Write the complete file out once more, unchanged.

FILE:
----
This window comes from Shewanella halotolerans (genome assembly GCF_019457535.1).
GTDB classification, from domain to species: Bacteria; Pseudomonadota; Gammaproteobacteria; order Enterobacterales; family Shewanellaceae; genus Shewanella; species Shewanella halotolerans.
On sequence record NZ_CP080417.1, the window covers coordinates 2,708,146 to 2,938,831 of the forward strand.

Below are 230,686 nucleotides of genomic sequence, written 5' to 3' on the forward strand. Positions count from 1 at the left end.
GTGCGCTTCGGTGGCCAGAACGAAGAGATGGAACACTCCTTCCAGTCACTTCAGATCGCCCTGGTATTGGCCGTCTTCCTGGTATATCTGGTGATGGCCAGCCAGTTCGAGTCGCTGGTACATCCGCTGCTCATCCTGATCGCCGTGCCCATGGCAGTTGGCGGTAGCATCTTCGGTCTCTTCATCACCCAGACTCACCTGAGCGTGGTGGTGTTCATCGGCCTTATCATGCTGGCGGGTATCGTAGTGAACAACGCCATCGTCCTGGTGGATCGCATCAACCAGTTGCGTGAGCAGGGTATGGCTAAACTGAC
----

This window comes from Shewanella halotolerans (genome assembly GCF_019457535.1).
GTDB classification, from domain to species: Bacteria; Pseudomonadota; Gammaproteobacteria; order Enterobacterales; family Shewanellaceae; genus Shewanella; species Shewanella halotolerans.
On sequence record NZ_CP080417.1, the window covers coordinates 2,708,146 to 2,938,831 of the forward strand.

Below are 230,686 nucleotides of genomic sequence, written 5' to 3' on the forward strand. Positions count from 1 at the left end.
GTGCGCTTCGGTGGCCAGAACGAAGAGATGGAACACTCCTTCCAGTCACTTCAGATCGCCCTGGTATTGGCCGTCTTCCTGGTATATCTGGTGATGGCCAGCCAGTTCGAGTCGCTGGTACATCCGCTGCTCATCCTGATCGCCGTGCCCATGGCAGTTGGCGGTAGCATCTTCGGTCTCTTCATCACCCAGACTCACCTGAGCGTGGTGGTGTTCATCGGCCTTATCATGCTGGCGGGTATCGTAGTGAACAACGCCATCGTCCTGGTGGATCGCATCAACCAGTTGCGTGAGCAGGGTATGGCTAAACTGAC